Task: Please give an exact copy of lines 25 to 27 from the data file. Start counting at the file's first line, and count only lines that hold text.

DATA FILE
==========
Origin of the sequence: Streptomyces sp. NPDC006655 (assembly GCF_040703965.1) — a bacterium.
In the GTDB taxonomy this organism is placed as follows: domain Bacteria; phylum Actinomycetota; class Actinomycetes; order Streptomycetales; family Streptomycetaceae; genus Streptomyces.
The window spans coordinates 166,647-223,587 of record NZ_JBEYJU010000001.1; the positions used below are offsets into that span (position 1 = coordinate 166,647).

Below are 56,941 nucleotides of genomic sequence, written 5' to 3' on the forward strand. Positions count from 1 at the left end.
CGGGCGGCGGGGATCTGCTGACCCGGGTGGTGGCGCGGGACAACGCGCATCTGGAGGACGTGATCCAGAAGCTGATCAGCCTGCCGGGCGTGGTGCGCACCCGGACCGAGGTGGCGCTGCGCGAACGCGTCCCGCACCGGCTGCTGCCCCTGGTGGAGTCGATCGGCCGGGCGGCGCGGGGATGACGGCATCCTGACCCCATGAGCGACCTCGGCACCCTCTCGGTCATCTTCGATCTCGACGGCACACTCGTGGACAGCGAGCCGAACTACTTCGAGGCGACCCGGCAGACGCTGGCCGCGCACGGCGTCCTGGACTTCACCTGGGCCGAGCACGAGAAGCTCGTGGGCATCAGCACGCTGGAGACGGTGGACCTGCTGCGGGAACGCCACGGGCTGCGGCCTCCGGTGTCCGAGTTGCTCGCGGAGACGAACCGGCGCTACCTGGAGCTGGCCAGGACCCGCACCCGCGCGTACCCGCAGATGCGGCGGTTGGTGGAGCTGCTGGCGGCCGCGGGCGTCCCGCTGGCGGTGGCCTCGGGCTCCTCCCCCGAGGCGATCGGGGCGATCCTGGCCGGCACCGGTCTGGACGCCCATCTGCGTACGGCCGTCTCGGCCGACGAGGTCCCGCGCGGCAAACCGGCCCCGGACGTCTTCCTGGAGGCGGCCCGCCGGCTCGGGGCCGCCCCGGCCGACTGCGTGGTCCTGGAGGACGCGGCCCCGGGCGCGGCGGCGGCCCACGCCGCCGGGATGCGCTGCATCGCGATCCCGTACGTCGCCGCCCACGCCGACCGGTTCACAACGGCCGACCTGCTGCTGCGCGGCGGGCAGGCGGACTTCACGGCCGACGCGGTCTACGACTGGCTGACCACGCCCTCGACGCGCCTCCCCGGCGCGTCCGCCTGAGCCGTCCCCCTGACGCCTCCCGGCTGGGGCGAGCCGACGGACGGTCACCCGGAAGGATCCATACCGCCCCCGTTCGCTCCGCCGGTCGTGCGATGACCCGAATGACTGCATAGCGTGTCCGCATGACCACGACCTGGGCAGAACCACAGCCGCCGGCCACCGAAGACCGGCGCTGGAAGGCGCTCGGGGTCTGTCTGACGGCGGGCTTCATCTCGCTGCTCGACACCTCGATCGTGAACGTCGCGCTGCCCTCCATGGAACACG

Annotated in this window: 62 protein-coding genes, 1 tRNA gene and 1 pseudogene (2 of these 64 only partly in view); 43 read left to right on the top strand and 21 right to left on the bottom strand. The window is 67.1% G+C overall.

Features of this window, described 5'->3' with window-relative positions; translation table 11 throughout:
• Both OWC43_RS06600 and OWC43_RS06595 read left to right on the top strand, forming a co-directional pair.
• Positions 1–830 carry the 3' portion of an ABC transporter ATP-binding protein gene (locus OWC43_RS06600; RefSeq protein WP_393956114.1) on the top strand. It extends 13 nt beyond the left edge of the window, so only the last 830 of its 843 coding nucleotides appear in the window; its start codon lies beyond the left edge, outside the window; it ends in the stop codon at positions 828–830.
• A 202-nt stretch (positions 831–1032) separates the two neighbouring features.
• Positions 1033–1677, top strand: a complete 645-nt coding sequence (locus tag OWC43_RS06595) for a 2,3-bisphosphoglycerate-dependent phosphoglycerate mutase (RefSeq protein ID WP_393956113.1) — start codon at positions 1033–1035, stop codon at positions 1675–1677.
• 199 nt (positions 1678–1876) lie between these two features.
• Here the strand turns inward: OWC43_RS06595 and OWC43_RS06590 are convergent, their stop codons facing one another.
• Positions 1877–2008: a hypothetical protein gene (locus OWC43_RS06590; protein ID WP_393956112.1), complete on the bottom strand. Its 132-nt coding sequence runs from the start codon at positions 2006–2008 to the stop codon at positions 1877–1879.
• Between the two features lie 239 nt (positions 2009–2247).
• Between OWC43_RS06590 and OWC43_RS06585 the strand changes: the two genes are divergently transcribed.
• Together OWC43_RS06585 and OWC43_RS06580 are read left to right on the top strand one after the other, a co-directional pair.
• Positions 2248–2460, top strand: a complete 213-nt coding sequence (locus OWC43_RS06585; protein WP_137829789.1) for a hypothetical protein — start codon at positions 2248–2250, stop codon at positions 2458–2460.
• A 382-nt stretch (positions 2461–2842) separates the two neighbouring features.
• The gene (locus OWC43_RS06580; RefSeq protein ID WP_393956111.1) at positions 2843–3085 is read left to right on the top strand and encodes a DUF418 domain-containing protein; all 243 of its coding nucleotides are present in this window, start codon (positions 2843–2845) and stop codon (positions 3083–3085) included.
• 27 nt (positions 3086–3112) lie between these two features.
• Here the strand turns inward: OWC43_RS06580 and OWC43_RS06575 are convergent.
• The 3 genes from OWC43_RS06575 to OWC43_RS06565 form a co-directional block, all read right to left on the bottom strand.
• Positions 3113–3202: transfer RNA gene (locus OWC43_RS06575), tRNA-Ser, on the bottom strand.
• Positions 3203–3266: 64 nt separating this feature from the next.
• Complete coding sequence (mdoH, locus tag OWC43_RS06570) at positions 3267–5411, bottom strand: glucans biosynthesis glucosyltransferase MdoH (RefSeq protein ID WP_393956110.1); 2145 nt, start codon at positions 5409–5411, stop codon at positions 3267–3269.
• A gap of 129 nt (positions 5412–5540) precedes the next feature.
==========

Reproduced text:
• Positions 3203–3266: 64 nt separating this feature from the next.
• Complete coding sequence (mdoH, locus tag OWC43_RS06570) at positions 3267–5411, bottom strand: glucans biosynthesis glucosyltransferase MdoH (RefSeq protein ID WP_393956110.1); 2145 nt, start codon at positions 5409–5411, stop codon at positions 3267–3269.
• A gap of 129 nt (positions 5412–5540) precedes the next feature.